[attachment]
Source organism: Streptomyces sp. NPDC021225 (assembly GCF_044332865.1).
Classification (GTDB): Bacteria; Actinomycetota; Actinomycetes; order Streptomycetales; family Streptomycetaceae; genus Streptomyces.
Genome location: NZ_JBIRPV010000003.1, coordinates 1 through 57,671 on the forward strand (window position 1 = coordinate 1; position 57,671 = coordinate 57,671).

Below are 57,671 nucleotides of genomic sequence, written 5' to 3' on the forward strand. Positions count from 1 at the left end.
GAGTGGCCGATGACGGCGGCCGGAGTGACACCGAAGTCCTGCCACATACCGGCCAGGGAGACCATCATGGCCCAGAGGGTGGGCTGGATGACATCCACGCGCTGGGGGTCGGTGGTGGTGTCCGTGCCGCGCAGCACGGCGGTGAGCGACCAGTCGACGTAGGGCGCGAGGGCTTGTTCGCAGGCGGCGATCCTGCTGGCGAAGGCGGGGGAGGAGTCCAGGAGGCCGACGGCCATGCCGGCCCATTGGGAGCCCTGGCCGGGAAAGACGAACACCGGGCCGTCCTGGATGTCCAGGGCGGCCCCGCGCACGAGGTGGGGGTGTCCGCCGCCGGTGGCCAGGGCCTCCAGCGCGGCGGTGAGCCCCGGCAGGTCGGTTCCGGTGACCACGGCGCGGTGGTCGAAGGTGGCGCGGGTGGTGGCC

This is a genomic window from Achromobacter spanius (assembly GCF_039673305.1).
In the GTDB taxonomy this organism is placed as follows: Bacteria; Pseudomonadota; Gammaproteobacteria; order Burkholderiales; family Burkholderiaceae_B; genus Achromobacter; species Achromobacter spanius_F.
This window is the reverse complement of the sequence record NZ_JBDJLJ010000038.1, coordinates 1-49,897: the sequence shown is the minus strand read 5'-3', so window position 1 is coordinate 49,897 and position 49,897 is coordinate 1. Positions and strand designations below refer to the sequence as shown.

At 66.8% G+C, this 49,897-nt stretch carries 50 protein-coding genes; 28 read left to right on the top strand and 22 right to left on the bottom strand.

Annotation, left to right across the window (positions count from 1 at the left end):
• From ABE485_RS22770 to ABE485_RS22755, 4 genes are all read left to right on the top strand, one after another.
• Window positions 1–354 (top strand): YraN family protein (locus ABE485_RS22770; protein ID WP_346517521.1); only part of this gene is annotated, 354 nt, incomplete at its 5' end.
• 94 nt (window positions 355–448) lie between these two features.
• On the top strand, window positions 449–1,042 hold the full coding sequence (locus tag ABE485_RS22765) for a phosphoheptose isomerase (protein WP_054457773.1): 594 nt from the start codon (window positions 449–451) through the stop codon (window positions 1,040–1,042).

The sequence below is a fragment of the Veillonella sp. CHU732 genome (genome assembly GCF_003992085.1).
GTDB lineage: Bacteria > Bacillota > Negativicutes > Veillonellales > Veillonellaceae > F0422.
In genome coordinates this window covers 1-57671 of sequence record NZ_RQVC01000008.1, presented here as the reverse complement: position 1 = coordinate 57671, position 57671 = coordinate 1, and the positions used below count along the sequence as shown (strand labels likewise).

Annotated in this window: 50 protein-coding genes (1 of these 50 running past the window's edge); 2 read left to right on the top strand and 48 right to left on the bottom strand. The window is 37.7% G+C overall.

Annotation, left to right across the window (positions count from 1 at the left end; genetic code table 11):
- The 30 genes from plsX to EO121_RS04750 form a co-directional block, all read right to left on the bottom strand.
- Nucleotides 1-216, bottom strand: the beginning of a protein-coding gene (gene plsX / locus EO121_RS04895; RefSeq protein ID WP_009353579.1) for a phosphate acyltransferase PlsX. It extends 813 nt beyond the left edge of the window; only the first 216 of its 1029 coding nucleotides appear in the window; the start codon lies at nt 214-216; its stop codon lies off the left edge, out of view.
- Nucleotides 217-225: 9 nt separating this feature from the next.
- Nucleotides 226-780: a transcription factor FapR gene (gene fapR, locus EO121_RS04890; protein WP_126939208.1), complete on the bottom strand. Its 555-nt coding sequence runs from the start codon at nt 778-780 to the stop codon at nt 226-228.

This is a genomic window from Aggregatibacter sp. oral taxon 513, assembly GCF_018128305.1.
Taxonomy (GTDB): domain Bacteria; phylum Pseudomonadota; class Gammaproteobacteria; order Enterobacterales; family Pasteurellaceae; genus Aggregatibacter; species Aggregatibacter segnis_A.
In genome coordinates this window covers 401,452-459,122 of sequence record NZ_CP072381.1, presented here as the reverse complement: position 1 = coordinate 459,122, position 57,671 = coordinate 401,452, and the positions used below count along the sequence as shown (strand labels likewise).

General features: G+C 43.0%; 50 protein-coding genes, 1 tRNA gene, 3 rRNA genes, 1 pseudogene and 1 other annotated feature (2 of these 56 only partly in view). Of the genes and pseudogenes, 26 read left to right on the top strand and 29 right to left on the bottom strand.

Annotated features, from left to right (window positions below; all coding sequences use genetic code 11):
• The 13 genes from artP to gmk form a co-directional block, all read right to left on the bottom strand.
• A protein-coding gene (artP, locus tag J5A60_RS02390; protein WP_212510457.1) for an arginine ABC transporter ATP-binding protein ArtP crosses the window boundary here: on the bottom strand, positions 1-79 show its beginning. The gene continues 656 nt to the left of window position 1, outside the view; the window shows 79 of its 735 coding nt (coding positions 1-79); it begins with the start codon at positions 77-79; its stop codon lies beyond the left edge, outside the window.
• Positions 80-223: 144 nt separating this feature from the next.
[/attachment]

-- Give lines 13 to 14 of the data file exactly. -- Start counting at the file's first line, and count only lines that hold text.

• 94 nt (window positions 355–448) lie between these two features.
• On the top strand, window positions 449–1,042 hold the full coding sequence (locus tag ABE485_RS22765) for a phosphoheptose isomerase (protein WP_054457773.1): 594 nt from the start codon (window positions 449–451) through the stop codon (window positions 1,040–1,042).